Three Hawaiʻi Community College students put their science and technology skills to use in the astronomy sector this summer as part of the Akamai Workforce Initiative. The student internships culminated in community presentations of their projects on August 9 and 10 on Hawaiʻi Island.
Malcolm Chun, an electronics technology student at Hawaiʻi CC, worked at the Institute for Astronomy on a project to upgrade the system that opens and closes 22,000-pound doors on the UH 2.2m Telescopedome.
Chun said his experience shows the “Akamai Workforce Initiative is an invaluable experience that serves up real-life challenges that prepare you for a career in science, technology, engineering and math fields.”
Julina Lee, who graduated from the Hawaiʻi CC information technology program in May, interned at the Subaru Telescope. She worked on a project to modify how images taken at the summit at night are transferred to astronomers.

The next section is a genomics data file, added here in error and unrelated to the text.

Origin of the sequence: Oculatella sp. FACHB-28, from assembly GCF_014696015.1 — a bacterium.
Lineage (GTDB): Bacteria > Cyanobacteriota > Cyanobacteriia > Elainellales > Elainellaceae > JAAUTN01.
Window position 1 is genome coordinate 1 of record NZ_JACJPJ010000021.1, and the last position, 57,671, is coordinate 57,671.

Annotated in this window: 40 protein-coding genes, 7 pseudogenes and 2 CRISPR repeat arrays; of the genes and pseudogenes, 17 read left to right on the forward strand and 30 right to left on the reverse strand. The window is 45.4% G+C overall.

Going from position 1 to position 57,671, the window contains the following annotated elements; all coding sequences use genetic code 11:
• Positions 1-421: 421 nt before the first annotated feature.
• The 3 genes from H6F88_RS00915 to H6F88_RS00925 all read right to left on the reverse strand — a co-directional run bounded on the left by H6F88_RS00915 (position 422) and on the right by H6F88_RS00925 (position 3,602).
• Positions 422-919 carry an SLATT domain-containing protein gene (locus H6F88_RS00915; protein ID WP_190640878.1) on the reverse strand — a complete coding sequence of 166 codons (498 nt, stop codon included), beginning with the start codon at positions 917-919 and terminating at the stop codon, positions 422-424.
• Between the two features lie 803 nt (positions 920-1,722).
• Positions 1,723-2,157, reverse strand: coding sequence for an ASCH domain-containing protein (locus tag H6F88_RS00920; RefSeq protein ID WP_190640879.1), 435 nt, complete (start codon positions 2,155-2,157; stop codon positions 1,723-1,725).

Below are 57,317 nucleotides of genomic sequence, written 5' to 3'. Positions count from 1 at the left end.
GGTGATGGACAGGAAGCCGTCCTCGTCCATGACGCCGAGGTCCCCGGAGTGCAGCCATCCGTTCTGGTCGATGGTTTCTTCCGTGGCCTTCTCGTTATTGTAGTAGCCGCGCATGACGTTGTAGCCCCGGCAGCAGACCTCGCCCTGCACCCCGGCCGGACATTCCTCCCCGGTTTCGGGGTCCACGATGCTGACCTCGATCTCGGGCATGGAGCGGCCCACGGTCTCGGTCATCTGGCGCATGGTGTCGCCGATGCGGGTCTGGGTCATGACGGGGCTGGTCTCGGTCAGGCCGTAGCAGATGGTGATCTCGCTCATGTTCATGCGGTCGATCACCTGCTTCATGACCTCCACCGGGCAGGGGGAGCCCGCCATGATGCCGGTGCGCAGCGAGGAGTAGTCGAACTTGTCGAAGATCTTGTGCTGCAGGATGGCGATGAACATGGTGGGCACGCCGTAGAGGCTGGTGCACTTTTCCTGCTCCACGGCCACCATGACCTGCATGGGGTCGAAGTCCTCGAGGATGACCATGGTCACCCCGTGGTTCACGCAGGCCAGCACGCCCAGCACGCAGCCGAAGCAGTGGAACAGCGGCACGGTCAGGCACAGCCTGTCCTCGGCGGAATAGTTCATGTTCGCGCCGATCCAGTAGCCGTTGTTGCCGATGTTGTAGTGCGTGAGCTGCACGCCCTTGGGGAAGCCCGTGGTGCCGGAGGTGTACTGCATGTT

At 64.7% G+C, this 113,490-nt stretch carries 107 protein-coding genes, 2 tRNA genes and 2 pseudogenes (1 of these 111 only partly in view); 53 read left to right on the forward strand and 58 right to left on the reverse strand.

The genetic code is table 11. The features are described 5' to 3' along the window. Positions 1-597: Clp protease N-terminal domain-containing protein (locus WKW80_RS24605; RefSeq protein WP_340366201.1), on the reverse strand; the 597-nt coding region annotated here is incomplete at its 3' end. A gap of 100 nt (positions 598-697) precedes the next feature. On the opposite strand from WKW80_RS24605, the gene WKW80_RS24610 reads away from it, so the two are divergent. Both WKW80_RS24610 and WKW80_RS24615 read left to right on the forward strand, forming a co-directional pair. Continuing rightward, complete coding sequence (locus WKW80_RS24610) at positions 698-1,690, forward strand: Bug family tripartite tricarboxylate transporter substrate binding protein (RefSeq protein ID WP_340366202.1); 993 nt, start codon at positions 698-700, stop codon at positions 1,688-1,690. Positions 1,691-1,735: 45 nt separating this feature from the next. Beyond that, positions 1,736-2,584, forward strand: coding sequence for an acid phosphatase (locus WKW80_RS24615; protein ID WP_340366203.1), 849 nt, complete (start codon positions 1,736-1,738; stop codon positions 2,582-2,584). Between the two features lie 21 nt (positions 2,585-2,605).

Noah Levine, also an information technology student, interned at the Canada-France-Hawaii Telescope. He worked on a project to help monitor the electricity used during general operations at the observatory on the summit of Maunakea.
“The end product is a group of webpages grouped by equipment on Status Server that displays current, voltage and power factor information, both real-time and over a past interval, pulled from the energy monitors in table and graph form,” according to Levine’s description of the project.
Lee and Levine plan to pursue bachelor’s degrees in information technology, and Chun wants to seek a career in telescope instrumentation when he graduates from Hawaiʻi CC.